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Nevada

Nevada has a strong anti-SLAPP law. Under the Nevada law, “[a] person who engages in a good faith communication in furtherance of the right to petition or the right to free speech in direct connection with an issue of public concern is immune from civil liability for claims based on the communication.” Nev. Rev. Stat. Ann. § 41.650 (2019). Such “good faith” communications must be true or made without knowledge of their falsity. § 41.637. They include four categories of communications: those “aimed at procuring governmental or electoral action”; those informing or complaining to a federal, state, or local legislator or employee about “a matter reasonably of concern to the respective governmental entity”; statements made in direct connection with an issue under consideration by a governmental body; and communication made in direct connection with an issue of public interest in a forum open to the public. § 41.637.

To dismiss a SLAPP under Nevada law, defendants must file a motion to dismiss that shows by a preponderance of evidence that the claim is based on a good faith exercise of the right of petition or free speech in “direct connection with an issue of public concern.” § 41.660(1)(a). To survive an anti-SLAPP motion, the plaintiff must then show a probability of prevailing on the claim. § 41.665(2). Courts will consider evidence in connection with anti-SLAPP motions, such as witness testimony or affidavits. § 41.665(3)(d).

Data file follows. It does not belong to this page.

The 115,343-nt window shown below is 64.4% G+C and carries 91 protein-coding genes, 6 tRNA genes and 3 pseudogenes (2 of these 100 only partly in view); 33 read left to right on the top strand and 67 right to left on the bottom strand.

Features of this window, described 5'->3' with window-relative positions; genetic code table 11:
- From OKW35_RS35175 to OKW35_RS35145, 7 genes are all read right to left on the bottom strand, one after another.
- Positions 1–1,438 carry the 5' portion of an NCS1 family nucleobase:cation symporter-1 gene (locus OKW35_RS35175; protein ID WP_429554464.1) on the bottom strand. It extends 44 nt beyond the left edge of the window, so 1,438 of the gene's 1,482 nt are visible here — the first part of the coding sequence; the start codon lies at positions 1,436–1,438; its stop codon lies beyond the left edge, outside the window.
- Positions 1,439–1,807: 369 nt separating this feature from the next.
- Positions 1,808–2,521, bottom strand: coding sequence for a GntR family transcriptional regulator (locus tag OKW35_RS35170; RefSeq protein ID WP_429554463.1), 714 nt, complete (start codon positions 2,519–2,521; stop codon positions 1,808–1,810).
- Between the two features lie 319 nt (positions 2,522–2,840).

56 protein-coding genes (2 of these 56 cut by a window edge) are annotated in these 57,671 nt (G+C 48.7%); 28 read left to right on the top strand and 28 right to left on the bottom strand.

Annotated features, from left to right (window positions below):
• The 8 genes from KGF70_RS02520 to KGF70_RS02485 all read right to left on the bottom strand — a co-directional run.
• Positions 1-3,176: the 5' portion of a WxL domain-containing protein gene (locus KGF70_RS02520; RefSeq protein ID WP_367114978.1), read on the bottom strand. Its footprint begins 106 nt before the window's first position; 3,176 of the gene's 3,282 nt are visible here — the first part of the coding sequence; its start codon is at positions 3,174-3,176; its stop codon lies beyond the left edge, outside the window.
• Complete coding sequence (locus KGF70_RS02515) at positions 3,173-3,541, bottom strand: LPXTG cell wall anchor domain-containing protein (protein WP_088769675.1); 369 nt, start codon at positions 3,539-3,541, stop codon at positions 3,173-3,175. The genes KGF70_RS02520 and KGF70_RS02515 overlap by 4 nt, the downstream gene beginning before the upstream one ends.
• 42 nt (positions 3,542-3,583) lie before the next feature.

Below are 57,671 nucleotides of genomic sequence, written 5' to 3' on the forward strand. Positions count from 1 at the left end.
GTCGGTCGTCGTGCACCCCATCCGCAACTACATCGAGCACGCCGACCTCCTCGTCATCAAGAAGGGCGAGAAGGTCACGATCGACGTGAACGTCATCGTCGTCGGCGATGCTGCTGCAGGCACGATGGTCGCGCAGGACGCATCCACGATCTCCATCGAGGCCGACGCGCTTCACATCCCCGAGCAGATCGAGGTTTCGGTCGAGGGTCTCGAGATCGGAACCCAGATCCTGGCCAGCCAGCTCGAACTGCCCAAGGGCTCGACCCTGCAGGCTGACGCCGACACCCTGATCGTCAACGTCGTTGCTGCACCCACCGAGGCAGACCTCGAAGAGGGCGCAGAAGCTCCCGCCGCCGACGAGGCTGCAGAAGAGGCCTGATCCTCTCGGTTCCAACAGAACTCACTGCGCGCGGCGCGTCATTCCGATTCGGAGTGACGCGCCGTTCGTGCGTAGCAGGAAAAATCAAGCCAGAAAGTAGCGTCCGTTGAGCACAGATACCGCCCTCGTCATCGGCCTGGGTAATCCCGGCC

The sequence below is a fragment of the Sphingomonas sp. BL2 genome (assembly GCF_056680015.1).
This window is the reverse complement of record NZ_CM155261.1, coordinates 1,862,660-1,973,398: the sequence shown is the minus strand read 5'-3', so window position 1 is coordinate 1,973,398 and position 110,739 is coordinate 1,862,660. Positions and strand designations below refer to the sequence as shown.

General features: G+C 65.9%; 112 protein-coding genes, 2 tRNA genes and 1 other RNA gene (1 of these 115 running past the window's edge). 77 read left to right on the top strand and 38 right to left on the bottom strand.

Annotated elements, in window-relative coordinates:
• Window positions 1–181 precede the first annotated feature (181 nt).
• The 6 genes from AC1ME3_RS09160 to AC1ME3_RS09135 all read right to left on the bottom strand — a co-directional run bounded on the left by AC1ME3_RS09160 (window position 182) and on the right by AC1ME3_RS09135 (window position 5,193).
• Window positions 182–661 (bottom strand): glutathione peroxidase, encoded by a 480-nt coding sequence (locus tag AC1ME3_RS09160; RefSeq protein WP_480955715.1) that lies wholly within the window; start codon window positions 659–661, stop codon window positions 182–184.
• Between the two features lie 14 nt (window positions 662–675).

The court is required to rule on anti-SLAPP motions within 20 “judicial days” – meaning days when the court is open – after they are served on the plaintiff. § 41.660(3)(f).

Courts may permit limited discovery to allow a party to obtain information “necessary” to meet its burden or oppose the other party’s burden. § 41.660(3). Nevertheless, Nevada’s anti-SLAPP law is one of only a handful that explicitly places an absolute hold on discovery activities from the time the motion is filed until not only the trial court has ruled on it, but until all appeals regarding it are exhausted. § 41.660(3)(e). That is, Nevada courts are not statutorily authorized to permit discovery, even if the requesting party can show good cause for it.

Nevada’s anti-SLAPP law includes a provision allowing the state attorney general or other governmental legal officer to defend or otherwise support the defendant. § 41.660(1)(b).

If the court denies the anti-SLAPP motion, the defendant may immediately appeal that decision to the Nevada Supreme Court. § 41.670(4).

The court will award attorney’s fees and costs and may award up to $10,000 in additional damages to a SLAPP defendant who prevails on a motion to dismiss. § 41.670(1)(a)–(b). In addition, the Nevada anti-SLAPP law enables a successful defendant to file a “SLAPPback” lawsuit against the plaintiff to recover actual and punitive damages and the attorney’s fees and costs of bringing the separate action. § 41.670(1)(c).